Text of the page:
Mind Matters Natural and Artificial Intelligence News and Analysis
Apple iPhone 8 with Twitter Logotype on a Screen
Kyiv, Ukraine - October 1, 2019: Studio shot of hand holding Apple iPhone 8 with Twitter logotype on a screen. Isolated on a blue paper background.
Licensed via Adobe Stock

Dorsey Talks Decentralization and Musk Buys Twitter Share

Will this be the upset many free speech advocates hope it could be?

Last week, I wrote about the buzz around internet decentralization, especially as there appears to be talk at Twitter of moving in such a direction. The buzz continues, this time with vocal support from former Twitter CEO Jack Dorsey, coinciding with a bold financial move from Elon Musk.

On April 2, Dorsey reminisced on Twitter about the early, decentralized days of the Internet, and said that centralization “really damaged the internet. I realize I’m partially to blame, and regret it.”

The problems of social media platforms have been made clear in the past few years, specifically when it comes to data privacy and how to handle (or even define) harmful content while also respecting free speech. But there isn’t as much clarity about solutions. Some believe web3 is the cure-all, like one Twitter user who commented on Dorsey’s post, “Web3 fixes this my guy.” But Dorsey isn’t convinced. “Nah same problems different words,” he responded.

Earlier this year, Dorsey shared an article critical of web3 from Moxie Marlinspike, a cryptographer and computer security researcher. Marlinspike argued that the internet moved toward a more centralized structure for two reasons: 1) “People don’t want to run their own servers, and never will;” and 2) “A protocol moves much more slowly than a platform.”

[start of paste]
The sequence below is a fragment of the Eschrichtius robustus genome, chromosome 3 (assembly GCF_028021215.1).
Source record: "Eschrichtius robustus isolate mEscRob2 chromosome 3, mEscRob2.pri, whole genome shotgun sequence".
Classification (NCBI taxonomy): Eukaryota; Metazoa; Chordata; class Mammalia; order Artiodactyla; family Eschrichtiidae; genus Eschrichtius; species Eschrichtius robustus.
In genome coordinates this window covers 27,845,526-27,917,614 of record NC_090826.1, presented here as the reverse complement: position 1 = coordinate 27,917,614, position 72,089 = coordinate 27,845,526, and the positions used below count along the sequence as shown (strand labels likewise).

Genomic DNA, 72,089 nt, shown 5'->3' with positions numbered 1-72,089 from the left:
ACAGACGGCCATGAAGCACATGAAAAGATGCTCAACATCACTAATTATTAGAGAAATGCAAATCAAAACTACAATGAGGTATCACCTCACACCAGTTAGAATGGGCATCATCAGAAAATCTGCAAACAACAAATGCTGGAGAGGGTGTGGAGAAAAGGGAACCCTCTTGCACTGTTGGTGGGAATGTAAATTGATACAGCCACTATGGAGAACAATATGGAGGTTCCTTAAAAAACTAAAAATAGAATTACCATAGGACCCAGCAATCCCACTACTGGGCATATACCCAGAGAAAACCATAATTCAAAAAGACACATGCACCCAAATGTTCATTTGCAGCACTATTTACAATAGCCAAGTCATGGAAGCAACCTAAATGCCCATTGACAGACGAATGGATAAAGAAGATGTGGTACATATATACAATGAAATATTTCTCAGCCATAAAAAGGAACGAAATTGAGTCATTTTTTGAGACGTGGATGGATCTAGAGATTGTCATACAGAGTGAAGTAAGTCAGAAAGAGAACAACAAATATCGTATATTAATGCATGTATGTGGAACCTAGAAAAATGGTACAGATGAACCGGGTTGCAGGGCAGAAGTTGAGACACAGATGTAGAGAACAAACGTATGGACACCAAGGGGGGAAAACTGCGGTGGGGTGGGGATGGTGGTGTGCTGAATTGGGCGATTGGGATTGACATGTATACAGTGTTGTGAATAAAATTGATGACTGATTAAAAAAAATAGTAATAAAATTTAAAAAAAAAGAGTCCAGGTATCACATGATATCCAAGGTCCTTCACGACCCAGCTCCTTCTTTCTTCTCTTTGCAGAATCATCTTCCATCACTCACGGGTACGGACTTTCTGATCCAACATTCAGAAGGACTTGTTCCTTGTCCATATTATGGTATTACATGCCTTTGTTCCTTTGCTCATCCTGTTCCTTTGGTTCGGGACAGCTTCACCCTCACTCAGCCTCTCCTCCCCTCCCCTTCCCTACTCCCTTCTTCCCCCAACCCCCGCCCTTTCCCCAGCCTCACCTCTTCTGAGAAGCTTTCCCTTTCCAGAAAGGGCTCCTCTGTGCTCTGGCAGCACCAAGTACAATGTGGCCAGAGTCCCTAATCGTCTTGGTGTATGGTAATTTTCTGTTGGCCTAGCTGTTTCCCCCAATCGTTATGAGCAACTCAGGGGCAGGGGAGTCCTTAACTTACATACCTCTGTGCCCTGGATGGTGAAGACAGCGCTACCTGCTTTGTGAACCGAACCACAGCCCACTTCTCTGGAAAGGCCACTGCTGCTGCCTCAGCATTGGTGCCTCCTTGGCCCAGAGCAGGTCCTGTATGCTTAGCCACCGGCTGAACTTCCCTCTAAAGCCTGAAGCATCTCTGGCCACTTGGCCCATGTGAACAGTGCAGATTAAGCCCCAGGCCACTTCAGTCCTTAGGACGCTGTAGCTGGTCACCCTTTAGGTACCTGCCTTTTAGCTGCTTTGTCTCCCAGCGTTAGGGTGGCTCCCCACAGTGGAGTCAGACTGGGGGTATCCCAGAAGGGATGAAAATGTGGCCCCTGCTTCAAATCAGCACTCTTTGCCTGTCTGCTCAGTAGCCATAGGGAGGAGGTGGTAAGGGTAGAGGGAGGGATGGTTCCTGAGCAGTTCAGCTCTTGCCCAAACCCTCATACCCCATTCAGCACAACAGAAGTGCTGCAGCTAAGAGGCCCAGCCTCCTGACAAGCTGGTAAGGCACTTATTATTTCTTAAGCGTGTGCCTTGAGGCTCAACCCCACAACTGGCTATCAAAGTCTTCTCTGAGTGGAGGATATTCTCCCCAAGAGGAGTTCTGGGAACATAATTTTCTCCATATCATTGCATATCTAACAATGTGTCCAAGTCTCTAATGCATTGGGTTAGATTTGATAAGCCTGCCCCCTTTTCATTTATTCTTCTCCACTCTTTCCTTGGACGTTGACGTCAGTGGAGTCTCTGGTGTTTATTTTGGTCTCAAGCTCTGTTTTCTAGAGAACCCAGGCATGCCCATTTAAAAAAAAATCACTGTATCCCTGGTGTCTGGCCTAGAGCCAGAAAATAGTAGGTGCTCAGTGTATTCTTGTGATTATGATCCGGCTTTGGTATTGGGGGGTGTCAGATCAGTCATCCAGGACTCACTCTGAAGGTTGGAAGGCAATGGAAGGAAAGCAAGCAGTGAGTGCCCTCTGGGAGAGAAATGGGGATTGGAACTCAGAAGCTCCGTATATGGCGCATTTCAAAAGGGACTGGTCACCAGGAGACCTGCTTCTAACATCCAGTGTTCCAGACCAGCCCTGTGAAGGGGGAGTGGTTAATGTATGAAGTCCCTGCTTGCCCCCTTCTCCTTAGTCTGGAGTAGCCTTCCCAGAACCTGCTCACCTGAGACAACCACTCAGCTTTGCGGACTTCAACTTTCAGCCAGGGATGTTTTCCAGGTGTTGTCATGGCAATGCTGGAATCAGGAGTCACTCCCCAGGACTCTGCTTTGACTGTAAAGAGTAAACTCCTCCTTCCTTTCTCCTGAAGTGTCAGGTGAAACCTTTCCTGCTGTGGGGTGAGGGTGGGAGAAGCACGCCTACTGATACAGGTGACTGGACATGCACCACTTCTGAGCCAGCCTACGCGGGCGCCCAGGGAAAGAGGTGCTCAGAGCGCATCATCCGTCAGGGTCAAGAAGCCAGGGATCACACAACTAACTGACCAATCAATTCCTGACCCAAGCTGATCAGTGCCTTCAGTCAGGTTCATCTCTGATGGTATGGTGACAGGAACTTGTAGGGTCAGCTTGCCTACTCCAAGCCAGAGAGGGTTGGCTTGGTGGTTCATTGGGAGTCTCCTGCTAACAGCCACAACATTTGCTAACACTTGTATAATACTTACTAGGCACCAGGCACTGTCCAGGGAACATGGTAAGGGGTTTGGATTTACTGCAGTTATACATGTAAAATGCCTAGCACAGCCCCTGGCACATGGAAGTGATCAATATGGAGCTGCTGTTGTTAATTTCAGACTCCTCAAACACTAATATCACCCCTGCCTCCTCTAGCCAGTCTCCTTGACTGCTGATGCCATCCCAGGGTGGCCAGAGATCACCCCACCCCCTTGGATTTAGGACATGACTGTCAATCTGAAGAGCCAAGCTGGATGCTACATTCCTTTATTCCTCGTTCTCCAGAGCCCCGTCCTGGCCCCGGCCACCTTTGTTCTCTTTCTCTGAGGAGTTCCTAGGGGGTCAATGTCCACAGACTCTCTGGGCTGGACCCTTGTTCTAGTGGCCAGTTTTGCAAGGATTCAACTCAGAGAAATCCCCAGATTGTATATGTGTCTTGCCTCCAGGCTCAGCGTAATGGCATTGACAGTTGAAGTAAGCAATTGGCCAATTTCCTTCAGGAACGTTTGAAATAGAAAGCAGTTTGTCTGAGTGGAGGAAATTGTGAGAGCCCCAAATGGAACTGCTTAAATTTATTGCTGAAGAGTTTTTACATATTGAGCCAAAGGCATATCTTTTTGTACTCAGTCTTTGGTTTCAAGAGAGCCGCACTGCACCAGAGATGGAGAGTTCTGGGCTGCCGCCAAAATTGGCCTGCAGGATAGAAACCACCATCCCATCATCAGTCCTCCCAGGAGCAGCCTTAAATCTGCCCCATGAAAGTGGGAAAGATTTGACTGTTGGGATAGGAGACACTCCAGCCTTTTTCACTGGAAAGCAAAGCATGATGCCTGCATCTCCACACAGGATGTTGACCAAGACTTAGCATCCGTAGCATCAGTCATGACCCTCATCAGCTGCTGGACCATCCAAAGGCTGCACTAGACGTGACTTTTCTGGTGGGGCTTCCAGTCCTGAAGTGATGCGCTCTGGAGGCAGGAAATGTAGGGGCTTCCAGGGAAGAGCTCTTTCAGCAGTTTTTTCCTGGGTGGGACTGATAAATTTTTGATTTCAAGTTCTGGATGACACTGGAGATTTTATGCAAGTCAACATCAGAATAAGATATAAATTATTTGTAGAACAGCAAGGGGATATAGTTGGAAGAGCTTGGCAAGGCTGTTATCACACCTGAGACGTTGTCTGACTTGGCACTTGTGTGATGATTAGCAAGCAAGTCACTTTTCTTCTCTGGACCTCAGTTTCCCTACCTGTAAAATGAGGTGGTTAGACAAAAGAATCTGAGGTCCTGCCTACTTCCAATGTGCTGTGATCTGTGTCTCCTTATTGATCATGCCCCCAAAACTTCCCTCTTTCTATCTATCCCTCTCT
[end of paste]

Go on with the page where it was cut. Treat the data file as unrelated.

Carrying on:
Dorsey’s interest in decentralization is not new. It’s how Twitter started. And in 2019, Dorsey announced Bluesky, a project “to develop an open and decentralized standard for the internet.” And on March 24, Dorsey retweeted Elon Musk, who had written, “Twitter algorithm should be open source,” to which Dorsey added, “The choice of which algorithm to use (or not) should be open to everyone.”

Speaking of Elon Musk…

On Friday it was revealed that Elon Musk recently purchased a 9.2% stake in Twitter, making him Twitter’s new largest shareholder (Dorsey is the seventh largest shareholder).

Mr. Musk reported owning almost 73.5 million shares of Twitter as of March 14, according to a security filing Monday, representing a stake worth $2.9 billion based on Friday’s closing price.

His disclosure prompted Twitter’s stock to surge 30% in Monday afternoon trading, boosting the value of Mr. Musk’s holdings by nearly $900 million, on paper.

Joseph De Avila and Will Feuer, “Elon Musk Is Suddenly Twitter’s Largest Shareholder: Here’s a List of the Top 10 Holders” at The Wall Street Journal

Larry Sanger declared it the “tech news of the year.”

Elon Musk, CEO of Tesla and founder and CEO of SpaceX, has a popular following on Twitter, where he has been vocal about his disagreement with Twitter’s tendency toward censorship, recently calling himself a “free speech absolutist.”

On March 25, Musk polled Twitter users, asking them if they believe Twitter adheres to the principle of free speech.

“The consequences of this poll will be important. Please vote carefully,” he commented underneath. Over 70% of the 2 million respondents voted “No.”